A simple guide to mindfulness

Deciding to begin meditation is the first and most important step. The next is maintaining it.

The benefits of mindful meditation are plenty: improved memory, decreased stress, enhanced concentration, positive hormonal and metabolic body changes, and brain plasticity are just a few.


What Is Meditation

Now, meditation isn’t just a spiritual, esoteric or complicated practice. While it has spiritual roots, mindfulness meditation is grounded in evidence. Spirituality is not a prerequisite for beginning meditation. Wanting to improve your life is. 

The meditation I will refer to is mindful meditation.

Mindful meditation in a single word is “acceptance”. It’s about acknowledging your present experience without judgement or resistance.

Here is the scientific definition of mindfulness.

Self-regulation of attention, with an attitude of acceptance, curiosity and openness.


Let’s unpack this definition.

Self-regulation of attention

Self-regulation of attention means choosing where to focus your attention in the present moment. You can use your breath as a common attention anchor during mindful meditation. Your mind will wander; this is natural and assured. When you notice your mind wandering, gently bring your attention back to the breath.

Acceptance, curiosity and openness

Your mind will resist giving your attention to a single aspect of the present moment. It likes to be in a state of perpetual thought. Although frustrating, this flurry of thought makes sense. Evolution wires us for survival and threat. For most of us, the threats are gone, but the programming remains. Mindful meditation is about changing this programming. 

Acceptance, curiosity and openness are the second keys to mindful meditation. When you become aware that your attention has drifted – or you’re swept up in uncomfortable thoughts and feelings – is when you practise acceptance, curiosity and openness. You allow the pain, the thoughts, the feelings to be there. You accept them.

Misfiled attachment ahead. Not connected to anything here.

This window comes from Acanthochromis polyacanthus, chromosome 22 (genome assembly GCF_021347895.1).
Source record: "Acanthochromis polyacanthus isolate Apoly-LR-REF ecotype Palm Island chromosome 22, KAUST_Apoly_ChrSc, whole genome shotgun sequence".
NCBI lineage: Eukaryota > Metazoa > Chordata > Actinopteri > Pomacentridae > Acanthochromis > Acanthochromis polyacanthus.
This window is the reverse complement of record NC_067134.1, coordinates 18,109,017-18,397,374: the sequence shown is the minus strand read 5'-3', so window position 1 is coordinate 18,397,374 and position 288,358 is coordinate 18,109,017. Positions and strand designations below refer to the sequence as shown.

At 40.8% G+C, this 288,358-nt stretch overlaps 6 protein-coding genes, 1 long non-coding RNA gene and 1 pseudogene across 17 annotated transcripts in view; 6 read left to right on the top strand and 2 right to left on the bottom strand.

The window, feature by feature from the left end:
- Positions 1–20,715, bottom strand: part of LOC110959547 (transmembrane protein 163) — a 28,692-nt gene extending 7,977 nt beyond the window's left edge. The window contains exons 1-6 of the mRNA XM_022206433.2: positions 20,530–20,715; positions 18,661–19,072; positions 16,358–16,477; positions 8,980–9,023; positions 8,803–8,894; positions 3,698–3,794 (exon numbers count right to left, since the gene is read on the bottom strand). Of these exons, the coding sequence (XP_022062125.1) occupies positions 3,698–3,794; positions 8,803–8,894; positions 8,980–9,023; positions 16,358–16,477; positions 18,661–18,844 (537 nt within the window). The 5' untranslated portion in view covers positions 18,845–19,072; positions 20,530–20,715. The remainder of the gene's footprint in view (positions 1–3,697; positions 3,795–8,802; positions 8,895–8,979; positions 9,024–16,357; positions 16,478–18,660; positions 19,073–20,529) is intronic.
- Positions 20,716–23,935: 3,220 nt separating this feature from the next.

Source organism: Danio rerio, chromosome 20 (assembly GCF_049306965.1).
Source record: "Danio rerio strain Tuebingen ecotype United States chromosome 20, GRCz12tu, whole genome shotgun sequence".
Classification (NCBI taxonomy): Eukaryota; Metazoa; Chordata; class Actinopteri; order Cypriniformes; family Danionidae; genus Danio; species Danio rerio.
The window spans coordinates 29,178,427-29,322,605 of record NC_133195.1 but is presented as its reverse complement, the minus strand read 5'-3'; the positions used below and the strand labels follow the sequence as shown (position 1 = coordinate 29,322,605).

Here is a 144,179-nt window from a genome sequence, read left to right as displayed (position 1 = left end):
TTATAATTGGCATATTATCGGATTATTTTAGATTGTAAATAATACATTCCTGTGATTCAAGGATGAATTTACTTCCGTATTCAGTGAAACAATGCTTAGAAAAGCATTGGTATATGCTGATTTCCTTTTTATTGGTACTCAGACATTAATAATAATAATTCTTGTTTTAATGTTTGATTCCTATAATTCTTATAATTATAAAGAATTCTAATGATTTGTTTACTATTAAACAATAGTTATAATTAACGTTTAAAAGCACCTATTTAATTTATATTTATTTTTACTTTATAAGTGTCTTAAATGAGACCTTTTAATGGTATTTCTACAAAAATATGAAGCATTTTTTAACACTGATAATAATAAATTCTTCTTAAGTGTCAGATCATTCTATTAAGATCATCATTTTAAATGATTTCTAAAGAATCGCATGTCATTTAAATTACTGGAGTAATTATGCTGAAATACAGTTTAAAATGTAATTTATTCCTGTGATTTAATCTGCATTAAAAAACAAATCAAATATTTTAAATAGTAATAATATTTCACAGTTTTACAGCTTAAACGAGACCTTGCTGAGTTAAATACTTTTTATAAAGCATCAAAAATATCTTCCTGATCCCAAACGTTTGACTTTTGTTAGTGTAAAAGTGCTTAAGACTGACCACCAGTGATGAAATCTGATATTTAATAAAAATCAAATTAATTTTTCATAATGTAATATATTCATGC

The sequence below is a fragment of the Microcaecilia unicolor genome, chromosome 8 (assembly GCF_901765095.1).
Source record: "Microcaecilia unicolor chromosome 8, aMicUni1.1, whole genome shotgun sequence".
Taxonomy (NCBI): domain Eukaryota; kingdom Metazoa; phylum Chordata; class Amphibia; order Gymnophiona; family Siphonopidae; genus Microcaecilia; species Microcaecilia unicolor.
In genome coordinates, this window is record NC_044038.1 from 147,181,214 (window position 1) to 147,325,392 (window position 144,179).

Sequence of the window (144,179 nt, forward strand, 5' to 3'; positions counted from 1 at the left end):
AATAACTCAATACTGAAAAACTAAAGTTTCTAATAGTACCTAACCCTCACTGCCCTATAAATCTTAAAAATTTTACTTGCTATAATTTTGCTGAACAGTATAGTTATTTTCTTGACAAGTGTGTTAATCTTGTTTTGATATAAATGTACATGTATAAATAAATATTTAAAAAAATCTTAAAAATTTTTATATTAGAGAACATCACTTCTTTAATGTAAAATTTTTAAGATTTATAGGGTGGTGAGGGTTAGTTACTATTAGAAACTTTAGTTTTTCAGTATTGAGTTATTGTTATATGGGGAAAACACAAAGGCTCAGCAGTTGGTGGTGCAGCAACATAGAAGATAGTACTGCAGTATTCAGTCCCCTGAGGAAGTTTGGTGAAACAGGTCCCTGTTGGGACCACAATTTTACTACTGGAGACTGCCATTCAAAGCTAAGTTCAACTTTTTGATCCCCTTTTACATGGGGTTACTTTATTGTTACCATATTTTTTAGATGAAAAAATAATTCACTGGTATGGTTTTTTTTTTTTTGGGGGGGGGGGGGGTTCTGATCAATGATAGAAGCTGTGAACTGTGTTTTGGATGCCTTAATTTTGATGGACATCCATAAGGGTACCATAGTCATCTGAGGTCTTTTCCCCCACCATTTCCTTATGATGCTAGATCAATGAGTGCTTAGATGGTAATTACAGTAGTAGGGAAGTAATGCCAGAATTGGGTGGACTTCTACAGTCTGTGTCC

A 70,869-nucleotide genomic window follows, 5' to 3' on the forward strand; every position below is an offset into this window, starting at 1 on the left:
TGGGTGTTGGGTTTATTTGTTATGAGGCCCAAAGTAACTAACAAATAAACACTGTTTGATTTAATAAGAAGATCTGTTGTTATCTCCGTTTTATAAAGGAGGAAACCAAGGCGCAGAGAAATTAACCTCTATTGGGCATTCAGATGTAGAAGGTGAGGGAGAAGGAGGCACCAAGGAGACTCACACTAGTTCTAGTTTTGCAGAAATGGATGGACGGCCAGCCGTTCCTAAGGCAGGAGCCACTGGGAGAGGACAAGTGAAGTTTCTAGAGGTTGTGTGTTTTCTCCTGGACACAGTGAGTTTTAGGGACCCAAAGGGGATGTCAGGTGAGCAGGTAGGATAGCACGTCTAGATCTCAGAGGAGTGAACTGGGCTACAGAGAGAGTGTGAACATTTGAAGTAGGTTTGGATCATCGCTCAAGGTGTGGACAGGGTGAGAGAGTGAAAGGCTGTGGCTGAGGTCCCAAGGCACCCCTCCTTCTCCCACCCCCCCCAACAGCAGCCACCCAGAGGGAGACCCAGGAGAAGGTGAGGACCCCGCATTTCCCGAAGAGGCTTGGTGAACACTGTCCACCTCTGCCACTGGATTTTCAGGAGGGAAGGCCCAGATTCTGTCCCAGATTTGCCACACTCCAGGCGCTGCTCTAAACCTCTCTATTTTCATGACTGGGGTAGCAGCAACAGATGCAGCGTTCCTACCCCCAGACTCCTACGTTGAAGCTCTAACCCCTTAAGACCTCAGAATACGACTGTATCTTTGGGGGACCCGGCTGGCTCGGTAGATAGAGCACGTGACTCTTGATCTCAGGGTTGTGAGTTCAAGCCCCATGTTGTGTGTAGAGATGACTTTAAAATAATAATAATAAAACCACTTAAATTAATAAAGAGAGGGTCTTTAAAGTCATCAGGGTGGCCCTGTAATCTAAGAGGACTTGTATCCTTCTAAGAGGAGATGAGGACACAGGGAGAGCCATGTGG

While you accept these thoughts and feelings, you mustn’t indulge them. Making space for them to be there doesn’t mean devoting space to them. Instead, you bring your attention back to the breath while letting these sensations, thoughts, and emotions do their dance. You become a third party, detached from the problem-solving process.

You create space between yourself and what is happening within your mind. With this space, you have the power to recognise that you are neither your thoughts nor feelings but the conductor who watches from above. 

Beginning Mindful Meditation

  1. Sit down.
  2. Bring the mind to the breath or whatever anchor you choose.
  3. Focus on your breath while allowing all thoughts, feelings and sensations to be there. No matter how debilitating or strong the urge to get swept up in your thoughts is, remain attuned to the breath. Don’t suppress or avoid these thoughts and feelings. Make space for them. 
  4. When the mind wanders or gets pulled into your thoughts or sensations, gently bring your attention back to the breath.

The best time to plant a tree was twenty years ago. The second best time is now.

Chinese Proverb
Published in Psychology, Self Improvement
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